With so many family logos about, the role of Herald of Arms emerged. This person was responsible for keeping track of the designs, in some cases with official registration protocols. Families used heralds to assist in combining their coats of arms when they were joined through marriage. Heralds settled disputes between groups who felt that their coats of arms were too similar. And as is human nature, they created formalities regarding who was allowed to use what imagery and when. You could not register a coat of arms with say, a pink tie-dye background and a raccoon holding up a middle finger. There were rules. Heralds also did things like pass messages across battle lines, study enemy genealogy, and were granted a diplomatic immunity of sorts. They’re cool. But they’re not what we’re talking about.

The rampant lion became emblematic of Scottish identity in particular. It was common imagery in the country since Malcolm III (King of Scotland from 1058-1093. You may know him from the play Macbeth.) He enjoyed the iconography of the upright lion and used it on his official seal. Quick but important aside: Malcolm was nicknamed “Canmore” and took it on as his surname. In medieval Gaelic it was more like ceann mòr, which means Big Head. Lol.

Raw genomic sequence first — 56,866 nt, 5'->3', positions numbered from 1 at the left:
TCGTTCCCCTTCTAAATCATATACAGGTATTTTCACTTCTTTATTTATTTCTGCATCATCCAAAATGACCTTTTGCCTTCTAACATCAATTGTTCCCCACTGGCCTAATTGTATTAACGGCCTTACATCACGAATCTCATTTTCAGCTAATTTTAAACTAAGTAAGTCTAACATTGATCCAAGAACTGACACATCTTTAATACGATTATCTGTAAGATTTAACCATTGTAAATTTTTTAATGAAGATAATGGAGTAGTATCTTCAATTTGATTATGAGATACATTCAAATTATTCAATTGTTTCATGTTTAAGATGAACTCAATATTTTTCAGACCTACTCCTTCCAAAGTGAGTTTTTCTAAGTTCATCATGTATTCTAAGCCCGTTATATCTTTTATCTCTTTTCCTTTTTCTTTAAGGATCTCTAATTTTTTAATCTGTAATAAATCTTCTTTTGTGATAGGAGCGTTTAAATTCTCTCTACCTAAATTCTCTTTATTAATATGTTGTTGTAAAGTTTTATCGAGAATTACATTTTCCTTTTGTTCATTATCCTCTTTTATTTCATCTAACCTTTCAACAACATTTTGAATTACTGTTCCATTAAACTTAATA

Depiction of Malcolm III and his wife Margaret (later Saint Margaret)

Scotland, Ireland, Wales, and honestly… much of the rest of the world… have a complex history with England, and it’s hard to pinpoint when exactly they fell to English rule. The general consensus is that the Kingdom of Great Britain (England, Wales, Scotland, and some of Ireland), relatively close to how we know it to be today, was formed in 1707. For reference, that is 500 years after the movie Braveheart takes place. Shit has been rocky for a long, long time. Anyway. Stay with me!!

In 1801, the monarchy created The Royal Standard of the UK, which is basically a flag-shaped coat of arms to symbolize the unity of the different countries under one kingdom. It included the rampant lion for Scotland, the Guinness logo harp for Ireland, and two boxes for the triple lion of England. And nothing for Wales.

In a twisted but classic move, flying the rampant lion flag separate from the Royal Standard began to be considered treasonous to England. Very All Lives Matter of them. Only “official representatives of the monarchy” were allowed to fly the rampant lion, and only when it was in concert with English imagery. This continued into the modern era. In 1978, a linen merchant in St Albans was fined £100 per day for putting the rampant lion on decorative bedspreads. I don’t have a primary source for this but a few different articles reference it. So I am choosing to believe it’s true and I am appalled.

Currently, the monarchy allows small representations of the rampant lion, but only when it benefits the tourist economy. You can enjoy a little postcard, you can purchase a refrigerator magnet along with a “Finding Nessy” t-shirt, or even wave a tiny flag at a parade if you MUST. You can enjoy Scottish heraldry in ways that are cute. But display it grandly and singularly, and you are an enemy of the state. So stupid.

Want to wear one yourself? Check out our Rampant Lion sweater here.